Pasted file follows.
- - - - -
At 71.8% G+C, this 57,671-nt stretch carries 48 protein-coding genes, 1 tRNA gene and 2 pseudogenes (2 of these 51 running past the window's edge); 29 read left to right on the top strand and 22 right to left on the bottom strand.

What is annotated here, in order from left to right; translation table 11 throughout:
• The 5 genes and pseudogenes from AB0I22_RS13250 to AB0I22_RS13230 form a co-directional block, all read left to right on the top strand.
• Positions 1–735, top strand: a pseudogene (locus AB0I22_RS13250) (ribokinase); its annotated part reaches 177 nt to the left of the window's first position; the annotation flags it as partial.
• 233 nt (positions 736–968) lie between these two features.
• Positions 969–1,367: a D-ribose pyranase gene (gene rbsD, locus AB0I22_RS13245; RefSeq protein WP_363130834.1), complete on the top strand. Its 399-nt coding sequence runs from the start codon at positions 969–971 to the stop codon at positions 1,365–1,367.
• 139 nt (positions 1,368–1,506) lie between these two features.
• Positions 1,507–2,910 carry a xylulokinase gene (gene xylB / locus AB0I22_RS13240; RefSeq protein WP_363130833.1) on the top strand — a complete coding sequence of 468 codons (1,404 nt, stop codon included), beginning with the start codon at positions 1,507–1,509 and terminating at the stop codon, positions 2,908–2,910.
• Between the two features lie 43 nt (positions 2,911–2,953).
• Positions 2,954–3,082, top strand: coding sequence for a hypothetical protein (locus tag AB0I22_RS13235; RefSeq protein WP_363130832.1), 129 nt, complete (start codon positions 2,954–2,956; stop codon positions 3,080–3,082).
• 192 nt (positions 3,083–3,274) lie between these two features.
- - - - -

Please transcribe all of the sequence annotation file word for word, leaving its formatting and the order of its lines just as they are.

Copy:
At 71.8% G+C, this 57,671-nt stretch carries 48 protein-coding genes, 1 tRNA gene and 2 pseudogenes (2 of these 51 running past the window's edge); 29 read left to right on the top strand and 22 right to left on the bottom strand.

What is annotated here, in order from left to right; translation table 11 throughout:
• The 5 genes and pseudogenes from AB0I22_RS13250 to AB0I22_RS13230 form a co-directional block, all read left to right on the top strand.
• Positions 1–735, top strand: a pseudogene (locus AB0I22_RS13250) (ribokinase); its annotated part reaches 177 nt to the left of the window's first position; the annotation flags it as partial.
• 233 nt (positions 736–968) lie between these two features.
• Positions 969–1,367: a D-ribose pyranase gene (gene rbsD, locus AB0I22_RS13245; RefSeq protein WP_363130834.1), complete on the top strand. Its 399-nt coding sequence runs from the start codon at positions 969–971 to the stop codon at positions 1,365–1,367.
• 139 nt (positions 1,368–1,506) lie between these two features.
• Positions 1,507–2,910 carry a xylulokinase gene (gene xylB / locus AB0I22_RS13240; RefSeq protein WP_363130833.1) on the top strand — a complete coding sequence of 468 codons (1,404 nt, stop codon included), beginning with the start codon at positions 1,507–1,509 and terminating at the stop codon, positions 2,908–2,910.
• Between the two features lie 43 nt (positions 2,911–2,953).
• Positions 2,954–3,082, top strand: coding sequence for a hypothetical protein (locus tag AB0I22_RS13235; RefSeq protein WP_363130832.1), 129 nt, complete (start codon positions 2,954–2,956; stop codon positions 3,080–3,082).
• 192 nt (positions 3,083–3,274) lie between these two features.